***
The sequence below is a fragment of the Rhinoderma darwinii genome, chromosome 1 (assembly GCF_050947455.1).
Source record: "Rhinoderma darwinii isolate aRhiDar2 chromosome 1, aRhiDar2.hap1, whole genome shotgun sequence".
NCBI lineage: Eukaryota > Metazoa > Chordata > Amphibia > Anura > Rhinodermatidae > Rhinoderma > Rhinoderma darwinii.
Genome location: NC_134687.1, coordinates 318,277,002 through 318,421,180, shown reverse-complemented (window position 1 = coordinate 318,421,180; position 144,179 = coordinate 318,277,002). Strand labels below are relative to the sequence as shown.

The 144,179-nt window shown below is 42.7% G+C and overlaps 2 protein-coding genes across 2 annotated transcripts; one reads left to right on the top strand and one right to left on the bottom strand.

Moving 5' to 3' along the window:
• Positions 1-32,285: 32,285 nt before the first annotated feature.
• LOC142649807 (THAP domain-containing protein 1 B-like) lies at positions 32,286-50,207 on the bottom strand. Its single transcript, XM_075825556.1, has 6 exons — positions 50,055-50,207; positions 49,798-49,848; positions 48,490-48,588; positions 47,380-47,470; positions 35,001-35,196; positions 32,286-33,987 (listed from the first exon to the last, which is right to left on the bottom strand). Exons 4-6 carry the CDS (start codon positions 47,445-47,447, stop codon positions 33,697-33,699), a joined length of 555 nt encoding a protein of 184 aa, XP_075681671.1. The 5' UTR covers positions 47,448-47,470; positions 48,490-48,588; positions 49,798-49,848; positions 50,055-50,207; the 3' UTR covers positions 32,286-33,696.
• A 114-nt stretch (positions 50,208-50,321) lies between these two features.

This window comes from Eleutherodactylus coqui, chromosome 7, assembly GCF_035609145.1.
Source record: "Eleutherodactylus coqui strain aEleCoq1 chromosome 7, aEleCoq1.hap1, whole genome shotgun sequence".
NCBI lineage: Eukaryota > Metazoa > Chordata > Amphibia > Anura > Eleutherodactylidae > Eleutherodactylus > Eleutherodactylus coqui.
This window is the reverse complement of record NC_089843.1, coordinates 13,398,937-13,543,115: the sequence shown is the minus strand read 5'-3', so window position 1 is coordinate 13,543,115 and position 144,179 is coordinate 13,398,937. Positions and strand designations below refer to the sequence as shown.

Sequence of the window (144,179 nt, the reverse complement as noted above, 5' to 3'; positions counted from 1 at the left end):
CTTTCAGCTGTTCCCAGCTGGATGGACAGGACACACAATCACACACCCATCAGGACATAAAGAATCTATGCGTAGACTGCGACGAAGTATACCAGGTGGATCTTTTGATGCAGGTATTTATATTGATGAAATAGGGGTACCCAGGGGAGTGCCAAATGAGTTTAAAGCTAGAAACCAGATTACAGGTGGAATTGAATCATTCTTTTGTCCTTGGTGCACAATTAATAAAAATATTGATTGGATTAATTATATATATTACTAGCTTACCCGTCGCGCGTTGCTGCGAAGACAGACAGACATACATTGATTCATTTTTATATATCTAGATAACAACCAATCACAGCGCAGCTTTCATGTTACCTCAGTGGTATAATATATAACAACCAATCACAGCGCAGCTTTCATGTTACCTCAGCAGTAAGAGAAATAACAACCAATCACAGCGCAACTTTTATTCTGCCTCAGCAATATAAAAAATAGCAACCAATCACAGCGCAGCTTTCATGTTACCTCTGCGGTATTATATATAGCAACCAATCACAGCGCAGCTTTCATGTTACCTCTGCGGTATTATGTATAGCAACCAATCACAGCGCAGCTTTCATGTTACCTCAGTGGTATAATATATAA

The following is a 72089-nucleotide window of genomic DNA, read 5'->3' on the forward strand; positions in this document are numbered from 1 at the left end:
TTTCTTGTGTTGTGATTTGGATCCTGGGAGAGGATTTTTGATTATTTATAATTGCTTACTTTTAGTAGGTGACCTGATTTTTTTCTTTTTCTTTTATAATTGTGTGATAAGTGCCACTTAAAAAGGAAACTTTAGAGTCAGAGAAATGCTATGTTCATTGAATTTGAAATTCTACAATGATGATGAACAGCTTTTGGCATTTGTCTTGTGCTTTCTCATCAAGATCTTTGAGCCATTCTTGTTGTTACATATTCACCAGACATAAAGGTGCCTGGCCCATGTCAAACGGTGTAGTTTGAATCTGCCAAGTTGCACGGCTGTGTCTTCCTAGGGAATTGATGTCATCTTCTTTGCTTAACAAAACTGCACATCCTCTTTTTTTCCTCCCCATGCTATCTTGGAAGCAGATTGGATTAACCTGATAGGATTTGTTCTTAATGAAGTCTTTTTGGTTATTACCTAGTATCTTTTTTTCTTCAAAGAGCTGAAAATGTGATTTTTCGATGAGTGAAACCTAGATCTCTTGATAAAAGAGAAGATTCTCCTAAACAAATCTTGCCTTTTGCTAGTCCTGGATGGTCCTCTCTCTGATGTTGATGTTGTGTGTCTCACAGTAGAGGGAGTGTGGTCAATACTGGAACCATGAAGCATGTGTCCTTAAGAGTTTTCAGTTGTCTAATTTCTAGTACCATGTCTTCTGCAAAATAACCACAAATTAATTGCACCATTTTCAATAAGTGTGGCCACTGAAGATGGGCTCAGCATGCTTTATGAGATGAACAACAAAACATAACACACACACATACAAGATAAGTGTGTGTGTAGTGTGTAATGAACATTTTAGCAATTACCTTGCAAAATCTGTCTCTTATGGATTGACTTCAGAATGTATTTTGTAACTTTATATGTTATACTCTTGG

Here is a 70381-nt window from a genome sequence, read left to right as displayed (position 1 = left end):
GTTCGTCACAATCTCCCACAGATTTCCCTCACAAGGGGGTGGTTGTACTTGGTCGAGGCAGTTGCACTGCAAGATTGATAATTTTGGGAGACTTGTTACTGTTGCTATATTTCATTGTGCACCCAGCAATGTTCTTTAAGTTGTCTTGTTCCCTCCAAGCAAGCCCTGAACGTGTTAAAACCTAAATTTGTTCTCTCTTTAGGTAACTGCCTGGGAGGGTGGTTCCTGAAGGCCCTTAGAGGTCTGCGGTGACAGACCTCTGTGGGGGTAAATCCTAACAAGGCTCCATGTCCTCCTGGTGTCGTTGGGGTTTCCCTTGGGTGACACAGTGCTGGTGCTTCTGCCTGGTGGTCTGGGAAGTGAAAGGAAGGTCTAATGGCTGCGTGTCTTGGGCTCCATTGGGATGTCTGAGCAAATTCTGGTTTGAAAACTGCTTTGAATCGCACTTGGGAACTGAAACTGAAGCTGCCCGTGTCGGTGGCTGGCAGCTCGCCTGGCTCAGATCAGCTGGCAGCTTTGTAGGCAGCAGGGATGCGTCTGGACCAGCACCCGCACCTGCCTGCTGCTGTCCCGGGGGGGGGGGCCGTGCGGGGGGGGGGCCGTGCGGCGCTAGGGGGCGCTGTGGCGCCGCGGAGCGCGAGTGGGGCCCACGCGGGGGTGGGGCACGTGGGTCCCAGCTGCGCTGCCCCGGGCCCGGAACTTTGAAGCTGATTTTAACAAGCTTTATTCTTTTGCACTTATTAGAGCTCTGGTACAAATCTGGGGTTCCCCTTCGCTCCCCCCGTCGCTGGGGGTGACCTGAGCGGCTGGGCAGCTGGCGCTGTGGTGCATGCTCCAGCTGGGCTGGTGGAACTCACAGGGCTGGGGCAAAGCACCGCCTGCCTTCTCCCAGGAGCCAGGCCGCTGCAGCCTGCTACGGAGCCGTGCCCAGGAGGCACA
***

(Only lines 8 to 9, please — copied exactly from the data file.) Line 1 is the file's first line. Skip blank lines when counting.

• LOC142649807 (THAP domain-containing protein 1 B-like) lies at positions 32,286-50,207 on the bottom strand. Its single transcript, XM_075825556.1, has 6 exons — positions 50,055-50,207; positions 49,798-49,848; positions 48,490-48,588; positions 47,380-47,470; positions 35,001-35,196; positions 32,286-33,987 (listed from the first exon to the last, which is right to left on the bottom strand). Exons 4-6 carry the CDS (start codon positions 47,445-47,447, stop codon positions 33,697-33,699), a joined length of 555 nt encoding a protein of 184 aa, XP_075681671.1. The 5' UTR covers positions 47,448-47,470; positions 48,490-48,588; positions 49,798-49,848; positions 50,055-50,207; the 3' UTR covers positions 32,286-33,696.
• A 114-nt stretch (positions 50,208-50,321) lies between these two features.